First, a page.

Trump also rattled cages in the region through his seemingly off-the-cuff suggestion that Japan and South Korea might eventually look at pursuing independent nuclear weapons capabilities in order to more adequately defend themselves in the region. The statement, which is contradictory to decades of US policy in the region including its non-proliferation commitment and extended deterrence pledges, raised concerns in Seoul and Tokyo that Washington might look to lift is “nuclear umbrella” guarantee. Trump’s rhetoric further exposed deep uncertainties amongst US allies on the value of Washington’s word in the region and the credibility of its deterrent commitments.
With regard to East Asia, Trump’s election is more problematic for its uncertainty rather than his stated positions. Up until this point, there has been scant intellectual consideration from Trump – or his advisors – on Washington’s strategy going forward in the Asia-Pacific. Nearly every respected expert on the region has stayed away from Trump in an almost allergic fashion due to his incendiary comments on the value of US alliances in the region and his militancy against free trade agreements, namely the Trans-Pacific Partnership (TPP). The massive regional trade agreement involves twelve nations and nearly 40% of global GDP – including the key economies such as the US, Japan, Canada, Mexico, Australia and Vietnam.
To be sure, the region is in for a geopolitical rollercoaster over the next year. The TPP – the economic leg of Obama’s “rebalance” policy - is now effectively dead, as Trump has publicly admonished the deal as affront to US jobs growth at home. Trump also pledged, in his first video as President-elect, to withdraw the US from the TPP as a first priority during his new administration. While Hillary Clinton also railed against the TPP, her dissent was more strategic in nature and there remained hope for a compromise or potential ratification via the lame-duck period if she won the election. This hope is now lost and Japan – and other states in the region – now have to move on and reorient their strategies to sustain deep economic engagement with the US despite the TPP’s looming death. The TPP’s almost certain failure will be a crushing blow to Abe and also to other key regional states in Southeast Asia – such as Vietnam and Singapore – who viewed the deal as the litmus test of American commitment to Asia. Singapore’s Prime Minister Lee Hsien Loong put it best on the potential of the TPP failing: “It is your credibility as an ally (that is at stake). How can anyone believe in you anymore?”(3)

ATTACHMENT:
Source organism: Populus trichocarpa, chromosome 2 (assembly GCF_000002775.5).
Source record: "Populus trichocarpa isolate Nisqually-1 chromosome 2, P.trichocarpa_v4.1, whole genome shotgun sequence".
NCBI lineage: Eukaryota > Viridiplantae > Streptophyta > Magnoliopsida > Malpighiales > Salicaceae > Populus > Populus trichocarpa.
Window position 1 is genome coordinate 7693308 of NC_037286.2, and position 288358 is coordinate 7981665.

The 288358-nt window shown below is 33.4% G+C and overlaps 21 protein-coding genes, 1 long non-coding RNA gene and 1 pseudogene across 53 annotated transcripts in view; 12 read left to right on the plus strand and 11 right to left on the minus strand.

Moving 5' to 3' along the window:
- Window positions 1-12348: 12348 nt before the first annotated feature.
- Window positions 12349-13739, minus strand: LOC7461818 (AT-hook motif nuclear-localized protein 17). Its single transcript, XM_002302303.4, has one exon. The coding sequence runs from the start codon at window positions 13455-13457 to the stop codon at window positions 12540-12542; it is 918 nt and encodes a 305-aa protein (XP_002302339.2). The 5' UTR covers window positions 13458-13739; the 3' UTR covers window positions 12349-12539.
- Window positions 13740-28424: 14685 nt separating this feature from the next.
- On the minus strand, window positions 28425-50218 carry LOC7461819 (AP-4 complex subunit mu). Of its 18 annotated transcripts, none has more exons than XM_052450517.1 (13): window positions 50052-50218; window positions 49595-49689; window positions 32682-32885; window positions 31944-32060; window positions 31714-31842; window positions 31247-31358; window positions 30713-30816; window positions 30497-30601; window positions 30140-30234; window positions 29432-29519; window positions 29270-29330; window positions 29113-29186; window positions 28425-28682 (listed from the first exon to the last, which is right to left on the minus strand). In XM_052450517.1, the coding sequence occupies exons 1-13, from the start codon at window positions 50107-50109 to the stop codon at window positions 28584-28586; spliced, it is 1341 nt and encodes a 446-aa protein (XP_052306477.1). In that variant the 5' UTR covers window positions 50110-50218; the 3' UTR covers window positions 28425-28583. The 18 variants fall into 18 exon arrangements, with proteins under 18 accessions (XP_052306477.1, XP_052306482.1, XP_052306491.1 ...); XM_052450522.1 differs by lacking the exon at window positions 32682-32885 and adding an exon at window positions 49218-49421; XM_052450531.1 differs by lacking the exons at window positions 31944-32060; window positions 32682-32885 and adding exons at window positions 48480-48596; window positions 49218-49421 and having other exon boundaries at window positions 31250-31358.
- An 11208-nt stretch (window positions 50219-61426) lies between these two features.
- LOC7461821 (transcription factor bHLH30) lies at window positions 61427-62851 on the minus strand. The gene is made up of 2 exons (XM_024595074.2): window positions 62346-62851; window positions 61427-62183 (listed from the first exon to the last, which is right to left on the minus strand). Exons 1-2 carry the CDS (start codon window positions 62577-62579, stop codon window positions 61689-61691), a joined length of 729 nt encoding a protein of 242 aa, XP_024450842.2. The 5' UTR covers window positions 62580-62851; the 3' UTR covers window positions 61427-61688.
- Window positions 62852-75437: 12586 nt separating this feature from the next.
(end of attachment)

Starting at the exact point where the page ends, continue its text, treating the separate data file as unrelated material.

In early December, Trump conducted a phone call with Taiwan’s president Tsai Ing-wen and discussed common interests – in economic, political and security terms – with Taipei. The phone call also offered Tsai an opportunity to congratulate Trump on his election victory. Normally such a call would be benign, but due to the delicate relations between Taiwan and the US, as well as the rest of the world, the call has raised alarm bells on the clarity and caution by which Trump will conduct his foreign policy in the region. Having direct exchange with the Taiwanese leader broke with decades of US precedent and deference to the “one-China” policy. Adherence to this over the years has been bipartisan and not breached even during the low points or inflection points in Washington’s ties with Beijing.